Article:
Saudis free 200 Houthi rebels as part of peace efforts in Yemen
Large-scale prisoner swap was agreed to nearly a year ago by warring sides but not fully implemented
The Saudi-led coalition fighting in Yemen said Tuesday it has released 200 Houthi rebels to advance a UN-brokered deal aimed at ending the war in the Arab world's poorest country.
Coalition spokesperson Col. Turki al-Malki said in a statement that the move was aimed at paving the way for a larger and long-delayed prisoner swap agreed upon last December.
Rebel leader Mohammed Ali al-Houthi welcomed the move, calling on the coalition to release "all war prisoners."
The coalition has been battling the Iran-backed Houthis on behalf of Yemen's internationally recognized government since 2015. The war has killed over 100,000 people and created what the UN says is the world's worst humanitarian crisis, leaving millions suffering from food and medical care shortages.
In September, the Houthis released scores of detainees they had rounded up and held for years in rebel-controlled territory. The rebels seized the capital, Sanaa, and much of northern Yemen in 2014, months before Saudi Arabia entered the war.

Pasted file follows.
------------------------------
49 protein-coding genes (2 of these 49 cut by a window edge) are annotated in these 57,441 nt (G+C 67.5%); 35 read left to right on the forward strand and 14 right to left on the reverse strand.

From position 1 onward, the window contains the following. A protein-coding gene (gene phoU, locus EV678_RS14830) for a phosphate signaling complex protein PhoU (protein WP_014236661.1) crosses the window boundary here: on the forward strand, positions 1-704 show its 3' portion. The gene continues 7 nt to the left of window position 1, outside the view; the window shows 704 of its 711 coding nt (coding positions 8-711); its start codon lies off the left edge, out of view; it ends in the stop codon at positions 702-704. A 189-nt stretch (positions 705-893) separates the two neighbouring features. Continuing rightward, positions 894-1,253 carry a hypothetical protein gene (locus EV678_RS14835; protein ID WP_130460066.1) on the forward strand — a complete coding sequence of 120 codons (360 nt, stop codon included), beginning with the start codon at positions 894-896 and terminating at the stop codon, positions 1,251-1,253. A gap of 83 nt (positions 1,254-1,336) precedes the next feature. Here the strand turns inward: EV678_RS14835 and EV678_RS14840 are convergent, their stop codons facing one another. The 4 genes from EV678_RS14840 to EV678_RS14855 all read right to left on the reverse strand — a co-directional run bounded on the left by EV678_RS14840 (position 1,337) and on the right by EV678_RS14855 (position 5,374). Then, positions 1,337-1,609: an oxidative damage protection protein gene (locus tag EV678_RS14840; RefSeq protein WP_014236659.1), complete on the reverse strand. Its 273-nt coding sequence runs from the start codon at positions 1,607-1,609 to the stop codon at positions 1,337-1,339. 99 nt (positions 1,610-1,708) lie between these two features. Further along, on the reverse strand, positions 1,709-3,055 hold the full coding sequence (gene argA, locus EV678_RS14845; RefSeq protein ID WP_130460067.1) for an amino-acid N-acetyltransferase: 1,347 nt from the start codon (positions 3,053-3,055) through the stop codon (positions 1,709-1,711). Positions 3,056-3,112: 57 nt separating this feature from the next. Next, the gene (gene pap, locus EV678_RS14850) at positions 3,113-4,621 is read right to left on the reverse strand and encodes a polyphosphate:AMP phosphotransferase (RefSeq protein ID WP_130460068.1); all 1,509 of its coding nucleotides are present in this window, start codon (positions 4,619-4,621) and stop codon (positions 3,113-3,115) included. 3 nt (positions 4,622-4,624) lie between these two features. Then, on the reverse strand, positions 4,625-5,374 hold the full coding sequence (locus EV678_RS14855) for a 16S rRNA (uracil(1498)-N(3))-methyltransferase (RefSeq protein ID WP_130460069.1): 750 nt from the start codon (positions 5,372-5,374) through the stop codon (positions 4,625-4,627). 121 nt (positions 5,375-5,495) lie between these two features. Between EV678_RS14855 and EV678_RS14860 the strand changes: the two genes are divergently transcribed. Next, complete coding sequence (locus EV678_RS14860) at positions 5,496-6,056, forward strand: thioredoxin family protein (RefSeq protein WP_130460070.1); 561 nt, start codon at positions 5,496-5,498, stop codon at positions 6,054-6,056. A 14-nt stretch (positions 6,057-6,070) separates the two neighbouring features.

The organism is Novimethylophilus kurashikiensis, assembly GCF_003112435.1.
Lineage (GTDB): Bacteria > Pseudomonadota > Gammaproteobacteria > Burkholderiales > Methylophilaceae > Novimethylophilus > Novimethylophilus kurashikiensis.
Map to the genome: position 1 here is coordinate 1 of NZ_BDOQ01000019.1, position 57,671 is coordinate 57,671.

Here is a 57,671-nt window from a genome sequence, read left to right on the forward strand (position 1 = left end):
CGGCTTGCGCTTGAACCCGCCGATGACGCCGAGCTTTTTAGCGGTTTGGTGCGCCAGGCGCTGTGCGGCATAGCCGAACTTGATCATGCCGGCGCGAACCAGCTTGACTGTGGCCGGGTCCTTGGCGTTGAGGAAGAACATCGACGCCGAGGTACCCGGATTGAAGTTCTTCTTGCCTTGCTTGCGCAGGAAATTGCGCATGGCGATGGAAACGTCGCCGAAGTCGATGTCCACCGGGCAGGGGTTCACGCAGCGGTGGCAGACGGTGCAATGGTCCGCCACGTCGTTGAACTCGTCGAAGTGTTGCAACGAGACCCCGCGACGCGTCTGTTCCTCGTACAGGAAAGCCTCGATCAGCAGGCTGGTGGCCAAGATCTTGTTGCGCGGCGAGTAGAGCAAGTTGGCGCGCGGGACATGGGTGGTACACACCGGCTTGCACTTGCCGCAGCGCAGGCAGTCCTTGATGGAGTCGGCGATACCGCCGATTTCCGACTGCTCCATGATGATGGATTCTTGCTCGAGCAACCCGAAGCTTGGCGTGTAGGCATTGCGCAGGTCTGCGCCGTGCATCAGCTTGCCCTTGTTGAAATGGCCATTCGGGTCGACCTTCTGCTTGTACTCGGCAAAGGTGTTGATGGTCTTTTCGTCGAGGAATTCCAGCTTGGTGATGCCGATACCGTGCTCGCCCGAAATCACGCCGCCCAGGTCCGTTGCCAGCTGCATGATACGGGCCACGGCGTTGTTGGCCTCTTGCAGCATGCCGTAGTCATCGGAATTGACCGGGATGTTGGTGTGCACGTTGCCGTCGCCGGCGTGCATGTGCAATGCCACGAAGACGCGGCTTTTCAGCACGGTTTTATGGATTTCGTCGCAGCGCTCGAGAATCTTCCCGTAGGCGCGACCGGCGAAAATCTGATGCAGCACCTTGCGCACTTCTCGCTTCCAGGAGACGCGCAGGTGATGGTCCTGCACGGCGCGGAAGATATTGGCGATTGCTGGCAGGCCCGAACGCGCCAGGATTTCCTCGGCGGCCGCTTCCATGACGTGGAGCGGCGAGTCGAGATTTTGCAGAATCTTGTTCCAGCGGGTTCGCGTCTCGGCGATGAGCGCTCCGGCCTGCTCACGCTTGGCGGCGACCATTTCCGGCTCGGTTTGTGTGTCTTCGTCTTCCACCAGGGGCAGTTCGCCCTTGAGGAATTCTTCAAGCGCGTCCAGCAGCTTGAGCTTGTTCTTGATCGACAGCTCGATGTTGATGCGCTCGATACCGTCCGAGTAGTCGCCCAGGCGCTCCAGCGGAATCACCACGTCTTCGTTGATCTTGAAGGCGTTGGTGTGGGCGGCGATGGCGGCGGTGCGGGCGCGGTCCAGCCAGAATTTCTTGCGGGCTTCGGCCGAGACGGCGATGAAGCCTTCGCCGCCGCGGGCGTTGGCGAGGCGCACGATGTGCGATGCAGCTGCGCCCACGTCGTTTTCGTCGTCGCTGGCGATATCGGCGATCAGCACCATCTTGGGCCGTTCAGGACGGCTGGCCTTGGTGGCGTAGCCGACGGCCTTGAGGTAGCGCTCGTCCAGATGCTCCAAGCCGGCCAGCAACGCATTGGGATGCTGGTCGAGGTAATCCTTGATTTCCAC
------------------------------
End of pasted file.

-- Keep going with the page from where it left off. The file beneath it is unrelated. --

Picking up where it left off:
The prisoner swap was part of a UN-negotiated agreement reached in Sweden last December. The agreement involved a ceasefire in the port of Hodeida, the main passageway for imports and a lifeline for Houthi-controlled areas.
The agreement has yet to be fully implemented.
Yemeni government officials said the release of prisoners was a trust-building measure aimed at encouraging the Houthis to negotiate with the coalition to end the war. The officials spoke on condition of anonymity because they were not authorized to brief the media.
Saudi Arabia began holding indirect talks with the Houthis in Oman in September, after the Houthis claimed an attack on Saudi oil infrastructure that affected global oil supplies. The United States blamed the attack on Iran, which denied involvement.
The talks are focused on interim agreements, such as reopening Yemen's main international airport in Sanaa, which was shut down by the Saudi-led coalition in 2016.
Al-Malki, the coalition spokesperson, said it would work with the UN to fly patients out of Sanaa for treatment abroad.